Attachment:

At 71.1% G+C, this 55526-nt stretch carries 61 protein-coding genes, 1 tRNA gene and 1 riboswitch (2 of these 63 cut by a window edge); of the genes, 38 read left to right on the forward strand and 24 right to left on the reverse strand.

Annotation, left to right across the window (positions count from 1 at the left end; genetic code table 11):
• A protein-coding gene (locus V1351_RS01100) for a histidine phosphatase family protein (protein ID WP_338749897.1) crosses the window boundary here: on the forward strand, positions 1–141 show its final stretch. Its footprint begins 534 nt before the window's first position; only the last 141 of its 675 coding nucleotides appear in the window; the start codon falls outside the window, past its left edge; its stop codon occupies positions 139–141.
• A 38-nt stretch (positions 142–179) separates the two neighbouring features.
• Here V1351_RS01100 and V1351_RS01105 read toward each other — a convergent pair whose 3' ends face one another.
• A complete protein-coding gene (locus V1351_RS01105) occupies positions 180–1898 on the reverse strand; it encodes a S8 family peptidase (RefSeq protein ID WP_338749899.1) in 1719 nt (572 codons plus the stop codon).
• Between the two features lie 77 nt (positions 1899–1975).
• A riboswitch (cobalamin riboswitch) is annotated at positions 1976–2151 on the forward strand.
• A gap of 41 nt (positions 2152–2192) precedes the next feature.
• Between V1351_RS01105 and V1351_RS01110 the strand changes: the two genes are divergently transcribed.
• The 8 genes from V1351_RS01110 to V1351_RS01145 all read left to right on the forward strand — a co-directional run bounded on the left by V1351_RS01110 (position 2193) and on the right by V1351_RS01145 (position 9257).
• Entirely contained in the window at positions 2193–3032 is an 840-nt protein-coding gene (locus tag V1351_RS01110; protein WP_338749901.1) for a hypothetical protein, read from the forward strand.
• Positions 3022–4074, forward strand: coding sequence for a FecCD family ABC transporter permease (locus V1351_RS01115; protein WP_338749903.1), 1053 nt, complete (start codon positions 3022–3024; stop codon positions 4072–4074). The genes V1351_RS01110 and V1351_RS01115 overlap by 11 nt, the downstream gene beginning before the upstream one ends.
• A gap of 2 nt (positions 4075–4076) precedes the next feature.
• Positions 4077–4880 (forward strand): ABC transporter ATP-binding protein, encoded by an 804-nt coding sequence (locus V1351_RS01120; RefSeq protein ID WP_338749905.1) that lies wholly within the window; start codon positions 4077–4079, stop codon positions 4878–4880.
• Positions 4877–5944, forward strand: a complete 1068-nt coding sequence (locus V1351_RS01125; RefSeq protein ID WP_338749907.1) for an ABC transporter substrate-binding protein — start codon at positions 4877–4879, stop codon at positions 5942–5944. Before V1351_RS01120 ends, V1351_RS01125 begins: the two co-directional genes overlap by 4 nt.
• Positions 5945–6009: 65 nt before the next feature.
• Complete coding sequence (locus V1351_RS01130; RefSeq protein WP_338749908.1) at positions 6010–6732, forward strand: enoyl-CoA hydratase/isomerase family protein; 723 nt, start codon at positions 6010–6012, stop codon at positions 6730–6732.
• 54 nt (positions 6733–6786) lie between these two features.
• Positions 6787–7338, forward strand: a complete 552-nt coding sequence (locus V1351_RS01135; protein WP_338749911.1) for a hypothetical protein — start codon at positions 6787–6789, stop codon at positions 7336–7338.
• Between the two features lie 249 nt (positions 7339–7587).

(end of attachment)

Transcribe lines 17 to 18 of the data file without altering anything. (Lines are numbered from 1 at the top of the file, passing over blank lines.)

• Positions 5945–6009: 65 nt before the next feature.
• Complete coding sequence (locus V1351_RS01130; RefSeq protein WP_338749908.1) at positions 6010–6732, forward strand: enoyl-CoA hydratase/isomerase family protein; 723 nt, start codon at positions 6010–6012, stop codon at positions 6730–6732.